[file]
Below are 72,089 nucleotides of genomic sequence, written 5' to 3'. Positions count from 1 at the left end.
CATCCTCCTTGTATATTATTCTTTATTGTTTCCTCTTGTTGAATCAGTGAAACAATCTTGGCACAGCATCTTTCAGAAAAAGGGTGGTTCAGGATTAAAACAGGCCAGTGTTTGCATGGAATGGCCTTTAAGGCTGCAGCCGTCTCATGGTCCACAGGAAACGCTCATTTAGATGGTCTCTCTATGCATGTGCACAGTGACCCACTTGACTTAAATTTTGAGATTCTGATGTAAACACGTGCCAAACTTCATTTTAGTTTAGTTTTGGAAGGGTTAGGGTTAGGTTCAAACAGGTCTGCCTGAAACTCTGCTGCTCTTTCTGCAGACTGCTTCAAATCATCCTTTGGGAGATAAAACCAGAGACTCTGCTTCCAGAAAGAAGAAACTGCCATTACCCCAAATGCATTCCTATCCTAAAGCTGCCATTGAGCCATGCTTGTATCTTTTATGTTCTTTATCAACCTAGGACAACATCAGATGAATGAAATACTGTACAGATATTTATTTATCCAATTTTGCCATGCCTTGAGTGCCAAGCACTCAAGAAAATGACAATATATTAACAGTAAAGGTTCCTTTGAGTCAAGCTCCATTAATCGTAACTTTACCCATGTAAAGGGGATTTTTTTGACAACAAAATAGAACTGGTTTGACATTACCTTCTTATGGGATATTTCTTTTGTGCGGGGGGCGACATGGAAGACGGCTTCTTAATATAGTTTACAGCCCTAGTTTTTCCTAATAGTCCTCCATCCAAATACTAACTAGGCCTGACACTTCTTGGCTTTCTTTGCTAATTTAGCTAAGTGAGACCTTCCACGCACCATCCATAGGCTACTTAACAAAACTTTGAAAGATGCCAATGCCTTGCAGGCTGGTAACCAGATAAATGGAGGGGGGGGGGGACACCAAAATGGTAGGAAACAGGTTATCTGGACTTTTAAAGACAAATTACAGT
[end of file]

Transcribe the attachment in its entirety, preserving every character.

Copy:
Below are 72,089 nucleotides of genomic sequence, written 5' to 3'. Positions count from 1 at the left end.
CATCCTCCTTGTATATTATTCTTTATTGTTTCCTCTTGTTGAATCAGTGAAACAATCTTGGCACAGCATCTTTCAGAAAAAGGGTGGTTCAGGATTAAAACAGGCCAGTGTTTGCATGGAATGGCCTTTAAGGCTGCAGCCGTCTCATGGTCCACAGGAAACGCTCATTTAGATGGTCTCTCTATGCATGTGCACAGTGACCCACTTGACTTAAATTTTGAGATTCTGATGTAAACACGTGCCAAACTTCATTTTAGTTTAGTTTTGGAAGGGTTAGGGTTAGGTTCAAACAGGTCTGCCTGAAACTCTGCTGCTCTTTCTGCAGACTGCTTCAAATCATCCTTTGGGAGATAAAACCAGAGACTCTGCTTCCAGAAAGAAGAAACTGCCATTACCCCAAATGCATTCCTATCCTAAAGCTGCCATTGAGCCATGCTTGTATCTTTTATGTTCTTTATCAACCTAGGACAACATCAGATGAATGAAATACTGTACAGATATTTATTTATCCAATTTTGCCATGCCTTGAGTGCCAAGCACTCAAGAAAATGACAATATATTAACAGTAAAGGTTCCTTTGAGTCAAGCTCCATTAATCGTAACTTTACCCATGTAAAGGGGATTTTTTTGACAACAAAATAGAACTGGTTTGACATTACCTTCTTATGGGATATTTCTTTTGTGCGGGGGGCGACATGGAAGACGGCTTCTTAATATAGTTTACAGCCCTAGTTTTTCCTAATAGTCCTCCATCCAAATACTAACTAGGCCTGACACTTCTTGGCTTTCTTTGCTAATTTAGCTAAGTGAGACCTTCCACGCACCATCCATAGGCTACTTAACAAAACTTTGAAAGATGCCAATGCCTTGCAGGCTGGTAACCAGATAAATGGAGGGGGGGGGGGACACCAAAATGGTAGGAAACAGGTTATCTGGACTTTTAAAGACAAATTACAGT